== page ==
CSOSA Director Richard S. Tischner and other key agency staff members recently visited a faith-based program in Milwaukee that has successfully trained scores of returning citizens and helped them find well-paying jobs in manufacturing and other sectors.
The mid-May fact-finding mission was arranged at the suggestion of Senator Ron Johnson of Wisconsin, who talked about the program – called the Joseph Project – during the Director’s confirmation hearing. Senator Johnson chairs the Senate’s Committee on Homeland Security and Governmental Affairs and has supported the Joseph Project since its founding.
CSOSA has its own array of training and employment programs, including its Community Engagement and Achievement Centers (CEAC), and is planning to expand its outreach even more by building on its own success and successful efforts elsewhere.
“We appreciate the invitation from Senator Johnson to learn about an employment readiness program that improves employment outcomes and success for those under supervision,” said Director Tischner.
Founded in 2015, the Joseph Project began as a constituent service through Senator Johnson’s office. Senator Johnson found that manufacturers throughout the state were struggling to fill positions, while people in the central city of Milwaukee were facing challenges in finding employment. Staffers with Senator Johnson’s office began working with Pastor Jerome Smith Sr., of Milwaukee’s Greater Praise Church of God in Christ, to identify people in need of employment who were ready for a change. The church runs the program.
The Joseph Project is a voluntary initiative designed to assist unemployed Milwaukee residents secure and maintain permanent employment through providing resources, education and support. With a more than 70 percent job retention rate, the program focuses on stabilizing some of the most disenfranchised citizens of Milwaukee, many of whom are returning citizens. Although Wisconsin’s economy heavily relies on manufacturing, the manufacturing plants are located quite a distance from the Milwaukee city limits, creating additional employment obstacles. To assist participants in overcoming this obstacle, the Joseph Project provides participants transportation to and from work via their shuttle service that runs 24/7.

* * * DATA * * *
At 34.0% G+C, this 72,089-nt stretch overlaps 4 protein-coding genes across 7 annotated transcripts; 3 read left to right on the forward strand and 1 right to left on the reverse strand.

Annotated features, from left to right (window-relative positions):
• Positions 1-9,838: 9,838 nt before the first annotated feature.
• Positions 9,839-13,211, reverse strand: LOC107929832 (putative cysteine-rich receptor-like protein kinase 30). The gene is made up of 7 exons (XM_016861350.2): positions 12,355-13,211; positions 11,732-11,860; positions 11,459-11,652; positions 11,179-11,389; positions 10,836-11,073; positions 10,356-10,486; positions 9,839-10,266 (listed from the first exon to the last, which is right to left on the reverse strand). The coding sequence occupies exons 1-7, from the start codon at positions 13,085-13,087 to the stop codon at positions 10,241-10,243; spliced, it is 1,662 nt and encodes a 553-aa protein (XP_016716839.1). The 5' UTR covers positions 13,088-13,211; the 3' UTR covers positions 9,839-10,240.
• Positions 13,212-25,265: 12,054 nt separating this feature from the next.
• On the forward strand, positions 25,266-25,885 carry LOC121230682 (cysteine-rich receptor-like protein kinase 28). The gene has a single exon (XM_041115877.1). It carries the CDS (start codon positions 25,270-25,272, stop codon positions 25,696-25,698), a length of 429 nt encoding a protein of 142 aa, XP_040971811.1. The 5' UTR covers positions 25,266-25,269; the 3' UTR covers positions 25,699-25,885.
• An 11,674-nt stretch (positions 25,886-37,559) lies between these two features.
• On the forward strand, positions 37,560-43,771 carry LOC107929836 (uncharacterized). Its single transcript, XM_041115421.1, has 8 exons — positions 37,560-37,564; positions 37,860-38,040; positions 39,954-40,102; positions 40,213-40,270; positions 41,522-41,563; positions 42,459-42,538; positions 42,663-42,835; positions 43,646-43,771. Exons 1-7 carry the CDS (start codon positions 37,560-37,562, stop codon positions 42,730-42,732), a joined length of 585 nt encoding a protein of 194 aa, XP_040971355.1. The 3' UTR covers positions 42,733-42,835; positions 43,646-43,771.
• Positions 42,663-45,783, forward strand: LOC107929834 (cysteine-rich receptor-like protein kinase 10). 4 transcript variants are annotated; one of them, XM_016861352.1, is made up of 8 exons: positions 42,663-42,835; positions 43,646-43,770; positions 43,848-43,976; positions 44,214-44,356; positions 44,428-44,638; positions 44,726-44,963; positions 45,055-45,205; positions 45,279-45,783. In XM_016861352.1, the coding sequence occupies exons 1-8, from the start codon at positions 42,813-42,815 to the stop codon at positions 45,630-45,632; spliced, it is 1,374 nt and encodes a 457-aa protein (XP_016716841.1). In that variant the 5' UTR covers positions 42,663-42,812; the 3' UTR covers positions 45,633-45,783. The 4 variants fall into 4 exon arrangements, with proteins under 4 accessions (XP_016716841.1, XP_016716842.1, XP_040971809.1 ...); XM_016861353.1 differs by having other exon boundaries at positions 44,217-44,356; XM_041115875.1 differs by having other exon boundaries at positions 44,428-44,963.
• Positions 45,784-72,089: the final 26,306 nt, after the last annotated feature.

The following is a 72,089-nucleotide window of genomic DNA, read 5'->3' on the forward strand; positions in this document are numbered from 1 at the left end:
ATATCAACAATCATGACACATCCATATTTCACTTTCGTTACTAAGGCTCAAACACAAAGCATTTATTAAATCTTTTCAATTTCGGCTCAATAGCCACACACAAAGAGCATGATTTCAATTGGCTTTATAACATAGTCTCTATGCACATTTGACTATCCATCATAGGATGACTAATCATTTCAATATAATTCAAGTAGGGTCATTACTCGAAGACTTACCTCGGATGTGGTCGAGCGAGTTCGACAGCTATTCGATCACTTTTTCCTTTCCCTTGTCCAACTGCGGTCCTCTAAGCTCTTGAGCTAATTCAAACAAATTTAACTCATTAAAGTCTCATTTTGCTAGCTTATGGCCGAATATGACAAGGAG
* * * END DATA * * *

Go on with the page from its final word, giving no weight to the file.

Once a month, a new group of 15 to 20 participants attends free week-long sessions, taught by volunteers at the church. The participants undergo four days of intensive, boot camp-styled job readiness training, where they work on subjects including workplace etiquette and attire, résumé writing, interview skills, time and stress management, and conflict resolution. The fifth and final day is interview day, in which the participants are interviewed for positions with the Joseph Project’s many manufacturing partners. During Director Tischner’s visit, for example, nearly 20 people took the class and emerged with job offers by the end of the week.
“Because the Joseph Project recognizes that employment is one of the most important factors in helping those under supervision live stable and productive lives, they have been able to connect hundreds of Milwaukee residents to meaningful careers and place them on a better path,” Director Tischner said.
For returning citizens, employment security can begin while still incarcerated. Individuals incarcerated at the Milwaukee county jail who participate are permitted to leave the jail daily in order to attend classes so that they are ready to work if offered a position after their release.
“We are grateful to Senator Johnson and Pastor Smith and the dedicated program staff at the Joseph Project for taking the time to share this innovative approach with CSOSA,” said Director Tischner. “We hope to draw from the best practices we observed in Milwaukee in expanding CSOSA’s employment outreach initiatives.”
Accompanying Director Tischner on the trip were Congressional Affairs Specialist William Miles, Vocational Development Coordinator Tony Lewis, and Special Assistant Hyun-Ju E. Park.